Memories of 'carefree days' in Valley remain strong in Ocean City
He lives some 350 miles away in Ocean City, Md., but Daryle Ruby's thoughts are never far from his hometown of Belle Vernon.
And that bond is filled with fond memories.
“The 1940s. '50s and '60s “were the best time to grow up in a small town,” said Ruby, a 1961 graduate of Bellmar High School. “There are many lessons I learned while living in Belle Vernon and the Mon Valley.”
That formative education outside the traditional public school setting began at home for Ruby, the son of the late Stephen W. and Elizabeth Geraldine Parry Ruby of Belle Vernon.
“My mom and dad set the standard for me early in life,” said Ruby, who continues his nearly 50-year career as a physical therapist at Peninsula Regional Medical Center in Ocean City.
Those ideals included the importance of a strong work ethic.
“I peddled newspapers in junior and senior high school, from eighth grade through 12th grade,” he recalled. “I delivered the morning newspaper from Natalini's News Stand and my brother Steve had the afternoon route. We learned so much from those experiences – responsibility to your customers and to yourself, money and time management.”
Ruby's parents also emphasized the importance of academics before sports.
“Dad encouraged sports but he was not overbearing,” he said. “My parents were very supportive of my participation in athletics. Dad would shoot hoops with me, play catch with a baseball and throw football. I think I got my ‘never quit' attitude and toughness from him.”
Ruby's passion for competitive sports led him to stellar careers in basketball at Vernon Junior High School, Bellmar High School and the University of Pittsburgh. But that penchant began much earlier.
“In grade school we were carefree,” he said with a knowing smile. “We played sockie with a ball made of socks folded over and over again and then soaked in water and dried. We played street baseball using a broomstick as a bat and the sockie ball. We played Midget League Baseball in the mornings. Jack Flora and Ken Clark were the umpires for our baseball games. There were no other adults involved – no parents. It was great.”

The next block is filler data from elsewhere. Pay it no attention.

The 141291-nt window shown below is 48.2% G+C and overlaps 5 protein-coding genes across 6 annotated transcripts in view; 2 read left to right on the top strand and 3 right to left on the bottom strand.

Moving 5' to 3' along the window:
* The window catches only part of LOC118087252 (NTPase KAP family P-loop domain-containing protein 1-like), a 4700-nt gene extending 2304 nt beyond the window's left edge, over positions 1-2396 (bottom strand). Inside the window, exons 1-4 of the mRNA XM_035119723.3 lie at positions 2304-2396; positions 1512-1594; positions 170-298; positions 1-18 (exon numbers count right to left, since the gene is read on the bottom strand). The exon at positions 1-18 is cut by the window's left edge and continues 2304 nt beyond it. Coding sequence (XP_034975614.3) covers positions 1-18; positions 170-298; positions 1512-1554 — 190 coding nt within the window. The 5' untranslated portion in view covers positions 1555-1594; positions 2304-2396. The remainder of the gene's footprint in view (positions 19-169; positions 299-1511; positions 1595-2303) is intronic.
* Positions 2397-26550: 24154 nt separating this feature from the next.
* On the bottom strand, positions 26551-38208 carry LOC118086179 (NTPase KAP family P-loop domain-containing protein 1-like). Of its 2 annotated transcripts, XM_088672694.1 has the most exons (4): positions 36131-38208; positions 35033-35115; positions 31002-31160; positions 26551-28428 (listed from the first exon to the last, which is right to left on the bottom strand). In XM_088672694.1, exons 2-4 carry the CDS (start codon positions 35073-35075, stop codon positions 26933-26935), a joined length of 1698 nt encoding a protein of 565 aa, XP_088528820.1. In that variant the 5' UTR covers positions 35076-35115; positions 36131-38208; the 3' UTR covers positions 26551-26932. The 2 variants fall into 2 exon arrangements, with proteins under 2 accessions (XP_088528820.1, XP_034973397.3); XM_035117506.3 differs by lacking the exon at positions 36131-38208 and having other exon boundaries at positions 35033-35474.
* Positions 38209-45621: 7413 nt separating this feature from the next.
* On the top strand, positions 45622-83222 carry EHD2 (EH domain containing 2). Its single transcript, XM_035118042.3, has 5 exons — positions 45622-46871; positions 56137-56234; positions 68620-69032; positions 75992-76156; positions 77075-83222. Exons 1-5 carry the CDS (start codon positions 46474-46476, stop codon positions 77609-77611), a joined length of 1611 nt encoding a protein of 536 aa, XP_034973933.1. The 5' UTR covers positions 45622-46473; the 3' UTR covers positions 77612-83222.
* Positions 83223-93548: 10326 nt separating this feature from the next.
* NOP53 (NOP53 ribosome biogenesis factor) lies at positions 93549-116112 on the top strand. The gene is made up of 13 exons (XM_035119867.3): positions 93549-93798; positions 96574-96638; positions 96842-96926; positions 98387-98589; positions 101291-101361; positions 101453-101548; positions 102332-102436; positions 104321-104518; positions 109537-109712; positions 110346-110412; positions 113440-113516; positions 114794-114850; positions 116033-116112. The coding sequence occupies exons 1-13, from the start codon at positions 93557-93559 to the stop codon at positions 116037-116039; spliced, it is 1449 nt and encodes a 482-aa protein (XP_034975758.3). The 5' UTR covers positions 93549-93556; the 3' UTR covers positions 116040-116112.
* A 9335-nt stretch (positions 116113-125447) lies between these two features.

“I remember coming home one day and telling my Dad that I hit a home run,” Ruby said. “But I neglected to tell him the ball went through the legs of the shortstop and the outfielder. It was a true inside-the-park homer, albeit with a little help from the opposition.”
Competition was keener when Ruby began his career at Bellmar High School, where he was a three-year starter and finished that tenure with 995 points.
He was recruited by a number of Division I colleges and myriad smaller schools before accepting an academic scholarship to the University of Pittsburgh, where he also played for three years and captained the Panthers in 1964-65.
“I was fortunate to score 15 points in the first quarter of the junior varsity game against Perryopolis when I was a sophomore,” Ruby recalled of his Bellmar debut on December 2, 1958. “I was removed from the game and told to dress for the varsity game. I sat on the bench until late in the fourth quarter, when Mr. (Jim) Hoffman, the assistant coach, convinced our head coach, Mr. (Ken) Clark, to put me in the game. I scored 10 points within a few minutes and Mr. Clark elevated me to the starting varsity lineup after that. I guess I was in the right place at the right time, but I was really fortunate to play with some talented teammates.”
Other highlights during his career at Bellmar included two wins over Donora in 1960, “the year they won the section championship.”